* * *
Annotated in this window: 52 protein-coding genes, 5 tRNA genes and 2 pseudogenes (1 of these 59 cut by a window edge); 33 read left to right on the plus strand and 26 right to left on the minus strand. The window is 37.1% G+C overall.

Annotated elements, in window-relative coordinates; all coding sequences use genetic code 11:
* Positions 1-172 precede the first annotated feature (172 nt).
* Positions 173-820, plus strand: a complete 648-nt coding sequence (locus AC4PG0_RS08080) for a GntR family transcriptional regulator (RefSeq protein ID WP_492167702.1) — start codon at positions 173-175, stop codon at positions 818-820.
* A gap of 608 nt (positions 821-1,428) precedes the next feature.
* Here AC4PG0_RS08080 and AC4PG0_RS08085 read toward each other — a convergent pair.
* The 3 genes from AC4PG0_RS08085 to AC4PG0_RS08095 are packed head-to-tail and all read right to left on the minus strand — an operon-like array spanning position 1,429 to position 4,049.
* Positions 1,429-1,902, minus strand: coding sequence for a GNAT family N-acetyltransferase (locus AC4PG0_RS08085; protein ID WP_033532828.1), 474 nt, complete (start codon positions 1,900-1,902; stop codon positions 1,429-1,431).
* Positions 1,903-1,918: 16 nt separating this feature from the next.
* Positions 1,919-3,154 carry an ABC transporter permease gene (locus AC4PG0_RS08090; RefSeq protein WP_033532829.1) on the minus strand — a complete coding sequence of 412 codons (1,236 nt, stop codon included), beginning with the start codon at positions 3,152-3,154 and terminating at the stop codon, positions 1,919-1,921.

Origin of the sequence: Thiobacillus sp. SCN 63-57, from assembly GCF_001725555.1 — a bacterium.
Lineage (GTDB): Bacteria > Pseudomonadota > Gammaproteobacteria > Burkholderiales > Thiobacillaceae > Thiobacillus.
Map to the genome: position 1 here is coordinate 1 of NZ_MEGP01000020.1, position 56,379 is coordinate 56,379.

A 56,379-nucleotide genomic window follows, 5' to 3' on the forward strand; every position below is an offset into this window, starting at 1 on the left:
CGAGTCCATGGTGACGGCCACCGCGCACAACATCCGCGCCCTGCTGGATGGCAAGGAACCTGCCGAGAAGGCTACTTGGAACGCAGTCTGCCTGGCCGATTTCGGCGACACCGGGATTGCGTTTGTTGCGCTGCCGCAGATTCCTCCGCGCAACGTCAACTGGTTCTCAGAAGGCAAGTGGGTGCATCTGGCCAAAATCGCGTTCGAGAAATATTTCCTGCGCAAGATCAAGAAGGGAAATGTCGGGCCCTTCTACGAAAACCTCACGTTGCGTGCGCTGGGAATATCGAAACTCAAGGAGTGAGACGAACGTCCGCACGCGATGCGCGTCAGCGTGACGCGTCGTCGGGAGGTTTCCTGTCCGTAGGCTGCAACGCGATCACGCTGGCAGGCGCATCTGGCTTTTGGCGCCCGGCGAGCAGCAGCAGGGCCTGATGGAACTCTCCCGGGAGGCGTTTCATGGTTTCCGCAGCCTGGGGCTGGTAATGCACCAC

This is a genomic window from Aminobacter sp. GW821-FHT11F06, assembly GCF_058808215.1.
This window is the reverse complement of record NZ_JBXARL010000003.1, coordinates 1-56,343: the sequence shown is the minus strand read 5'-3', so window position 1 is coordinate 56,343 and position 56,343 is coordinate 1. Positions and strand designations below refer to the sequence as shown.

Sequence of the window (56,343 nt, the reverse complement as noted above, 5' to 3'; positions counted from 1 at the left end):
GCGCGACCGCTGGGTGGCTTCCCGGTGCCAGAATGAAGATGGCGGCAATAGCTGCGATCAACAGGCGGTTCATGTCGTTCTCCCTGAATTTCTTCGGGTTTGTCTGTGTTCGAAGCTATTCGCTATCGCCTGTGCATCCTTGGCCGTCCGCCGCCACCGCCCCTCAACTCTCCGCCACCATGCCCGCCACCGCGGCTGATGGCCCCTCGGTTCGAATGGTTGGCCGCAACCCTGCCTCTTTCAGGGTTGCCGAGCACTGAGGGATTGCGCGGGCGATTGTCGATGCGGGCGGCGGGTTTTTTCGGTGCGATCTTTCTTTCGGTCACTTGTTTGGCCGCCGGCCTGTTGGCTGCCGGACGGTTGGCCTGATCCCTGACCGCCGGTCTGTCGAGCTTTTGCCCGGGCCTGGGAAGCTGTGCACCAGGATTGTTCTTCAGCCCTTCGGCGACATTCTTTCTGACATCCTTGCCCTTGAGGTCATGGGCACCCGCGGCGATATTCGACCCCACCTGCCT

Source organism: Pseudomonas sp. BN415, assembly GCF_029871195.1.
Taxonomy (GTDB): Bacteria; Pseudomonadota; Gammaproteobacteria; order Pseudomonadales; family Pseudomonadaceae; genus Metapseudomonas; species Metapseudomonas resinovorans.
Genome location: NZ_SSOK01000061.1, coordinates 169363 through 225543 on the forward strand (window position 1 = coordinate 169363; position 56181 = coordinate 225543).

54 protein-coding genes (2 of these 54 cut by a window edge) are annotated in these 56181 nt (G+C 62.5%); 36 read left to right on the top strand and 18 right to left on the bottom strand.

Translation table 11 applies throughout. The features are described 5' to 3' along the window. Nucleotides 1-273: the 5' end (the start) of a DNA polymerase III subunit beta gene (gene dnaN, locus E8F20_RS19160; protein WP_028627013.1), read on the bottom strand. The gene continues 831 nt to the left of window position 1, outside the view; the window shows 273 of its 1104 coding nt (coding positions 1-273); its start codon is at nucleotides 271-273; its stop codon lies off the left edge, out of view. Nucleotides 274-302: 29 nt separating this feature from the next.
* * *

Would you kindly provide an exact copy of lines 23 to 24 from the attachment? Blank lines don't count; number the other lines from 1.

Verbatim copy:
54 protein-coding genes (2 of these 54 cut by a window edge) are annotated in these 56181 nt (G+C 62.5%); 36 read left to right on the top strand and 18 right to left on the bottom strand.

Translation table 11 applies throughout. The features are described 5' to 3' along the window. Nucleotides 1-273: the 5' end (the start) of a DNA polymerase III subunit beta gene (gene dnaN, locus E8F20_RS19160; protein WP_028627013.1), read on the bottom strand. The gene continues 831 nt to the left of window position 1, outside the view; the window shows 273 of its 1104 coding nt (coding positions 1-273); its start codon is at nucleotides 271-273; its stop codon lies off the left edge, out of view. Nucleotides 274-302: 29 nt separating this feature from the next.